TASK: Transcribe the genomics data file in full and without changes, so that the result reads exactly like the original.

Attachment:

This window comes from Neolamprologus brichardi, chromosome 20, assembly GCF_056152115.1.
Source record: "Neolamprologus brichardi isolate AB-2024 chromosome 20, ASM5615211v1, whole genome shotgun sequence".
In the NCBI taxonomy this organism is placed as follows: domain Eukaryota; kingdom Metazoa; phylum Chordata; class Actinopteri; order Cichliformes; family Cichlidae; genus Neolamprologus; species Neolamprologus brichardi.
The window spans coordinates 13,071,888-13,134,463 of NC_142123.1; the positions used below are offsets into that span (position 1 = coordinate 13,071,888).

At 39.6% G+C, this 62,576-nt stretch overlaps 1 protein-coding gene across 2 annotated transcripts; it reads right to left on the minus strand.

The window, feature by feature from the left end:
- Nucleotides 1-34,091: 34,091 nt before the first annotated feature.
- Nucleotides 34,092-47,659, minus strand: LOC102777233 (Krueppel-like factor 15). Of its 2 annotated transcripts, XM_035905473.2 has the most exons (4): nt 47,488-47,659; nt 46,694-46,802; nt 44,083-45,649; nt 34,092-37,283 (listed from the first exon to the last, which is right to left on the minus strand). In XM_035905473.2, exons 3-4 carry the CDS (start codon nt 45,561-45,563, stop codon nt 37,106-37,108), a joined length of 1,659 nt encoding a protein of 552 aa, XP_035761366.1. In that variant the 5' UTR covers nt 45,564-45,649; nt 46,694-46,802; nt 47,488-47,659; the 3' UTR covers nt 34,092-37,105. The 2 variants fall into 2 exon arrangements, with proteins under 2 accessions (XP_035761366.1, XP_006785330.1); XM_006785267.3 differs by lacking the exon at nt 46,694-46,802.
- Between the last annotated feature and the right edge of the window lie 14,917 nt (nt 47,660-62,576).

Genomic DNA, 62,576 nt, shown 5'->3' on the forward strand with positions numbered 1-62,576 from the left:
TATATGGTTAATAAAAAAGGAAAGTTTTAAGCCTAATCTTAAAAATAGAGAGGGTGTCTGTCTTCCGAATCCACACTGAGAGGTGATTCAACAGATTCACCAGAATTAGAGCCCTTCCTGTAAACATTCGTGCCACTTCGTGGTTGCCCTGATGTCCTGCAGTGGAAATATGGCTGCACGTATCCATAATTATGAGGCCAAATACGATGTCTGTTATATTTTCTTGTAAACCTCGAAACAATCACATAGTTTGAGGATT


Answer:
This window comes from Neolamprologus brichardi, chromosome 20, assembly GCF_056152115.1.
Source record: "Neolamprologus brichardi isolate AB-2024 chromosome 20, ASM5615211v1, whole genome shotgun sequence".
In the NCBI taxonomy this organism is placed as follows: domain Eukaryota; kingdom Metazoa; phylum Chordata; class Actinopteri; order Cichliformes; family Cichlidae; genus Neolamprologus; species Neolamprologus brichardi.
The window spans coordinates 13,071,888-13,134,463 of NC_142123.1; the positions used below are offsets into that span (position 1 = coordinate 13,071,888).

At 39.6% G+C, this 62,576-nt stretch overlaps 1 protein-coding gene across 2 annotated transcripts; it reads right to left on the minus strand.

The window, feature by feature from the left end:
- Nucleotides 1-34,091: 34,091 nt before the first annotated feature.
- Nucleotides 34,092-47,659, minus strand: LOC102777233 (Krueppel-like factor 15). Of its 2 annotated transcripts, XM_035905473.2 has the most exons (4): nt 47,488-47,659; nt 46,694-46,802; nt 44,083-45,649; nt 34,092-37,283 (listed from the first exon to the last, which is right to left on the minus strand). In XM_035905473.2, exons 3-4 carry the CDS (start codon nt 45,561-45,563, stop codon nt 37,106-37,108), a joined length of 1,659 nt encoding a protein of 552 aa, XP_035761366.1. In that variant the 5' UTR covers nt 45,564-45,649; nt 46,694-46,802; nt 47,488-47,659; the 3' UTR covers nt 34,092-37,105. The 2 variants fall into 2 exon arrangements, with proteins under 2 accessions (XP_035761366.1, XP_006785330.1); XM_006785267.3 differs by lacking the exon at nt 46,694-46,802.
- Between the last annotated feature and the right edge of the window lie 14,917 nt (nt 47,660-62,576).

Genomic DNA, 62,576 nt, shown 5'->3' on the forward strand with positions numbered 1-62,576 from the left:
TATATGGTTAATAAAAAAGGAAAGTTTTAAGCCTAATCTTAAAAATAGAGAGGGTGTCTGTCTTCCGAATCCACACTGAGAGGTGATTCAACAGATTCACCAGAATTAGAGCCCTTCCTGTAAACATTCGTGCCACTTCGTGGTTGCCCTGATGTCCTGCAGTGGAAATATGGCTGCACGTATCCATAATTATGAGGCCAAATACGATGTCTGTTATATTTTCTTGTAAACCTCGAAACAATCACATAGTTTGAGGATT